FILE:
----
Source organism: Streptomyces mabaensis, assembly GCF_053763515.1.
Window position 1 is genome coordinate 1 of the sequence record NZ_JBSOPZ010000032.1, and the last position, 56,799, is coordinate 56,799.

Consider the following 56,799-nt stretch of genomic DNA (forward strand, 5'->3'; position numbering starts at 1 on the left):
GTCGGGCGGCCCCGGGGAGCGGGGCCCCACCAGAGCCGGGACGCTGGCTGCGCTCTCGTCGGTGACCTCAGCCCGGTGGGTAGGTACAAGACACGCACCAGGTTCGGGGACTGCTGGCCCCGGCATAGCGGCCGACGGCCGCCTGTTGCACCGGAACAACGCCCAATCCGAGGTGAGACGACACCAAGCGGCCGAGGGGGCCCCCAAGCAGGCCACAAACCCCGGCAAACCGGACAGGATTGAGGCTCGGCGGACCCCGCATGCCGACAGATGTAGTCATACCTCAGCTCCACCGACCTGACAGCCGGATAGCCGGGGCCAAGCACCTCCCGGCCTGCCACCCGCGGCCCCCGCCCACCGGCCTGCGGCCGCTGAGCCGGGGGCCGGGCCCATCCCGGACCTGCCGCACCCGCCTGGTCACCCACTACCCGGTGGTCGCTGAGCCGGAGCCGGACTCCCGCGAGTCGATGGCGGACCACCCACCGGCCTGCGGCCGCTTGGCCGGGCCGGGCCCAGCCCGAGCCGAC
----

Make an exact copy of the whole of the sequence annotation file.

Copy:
Source organism: Streptomyces mabaensis, assembly GCF_053763515.1.
Window position 1 is genome coordinate 1 of the sequence record NZ_JBSOPZ010000032.1, and the last position, 56,799, is coordinate 56,799.

Consider the following 56,799-nt stretch of genomic DNA (forward strand, 5'->3'; position numbering starts at 1 on the left):
GTCGGGCGGCCCCGGGGAGCGGGGCCCCACCAGAGCCGGGACGCTGGCTGCGCTCTCGTCGGTGACCTCAGCCCGGTGGGTAGGTACAAGACACGCACCAGGTTCGGGGACTGCTGGCCCCGGCATAGCGGCCGACGGCCGCCTGTTGCACCGGAACAACGCCCAATCCGAGGTGAGACGACACCAAGCGGCCGAGGGGGCCCCCAAGCAGGCCACAAACCCCGGCAAACCGGACAGGATTGAGGCTCGGCGGACCCCGCATGCCGACAGATGTAGTCATACCTCAGCTCCACCGACCTGACAGCCGGATAGCCGGGGCCAAGCACCTCCCGGCCTGCCACCCGCGGCCCCCGCCCACCGGCCTGCGGCCGCTGAGCCGGGGGCCGGGCCCATCCCGGACCTGCCGCACCCGCCTGGTCACCCACTACCCGGTGGTCGCTGAGCCGGAGCCGGACTCCCGCGAGTCGATGGCGGACCACCCACCGGCCTGCGGCCGCTTGGCCGGGCCGGGCCCAGCCCGAGCCGAC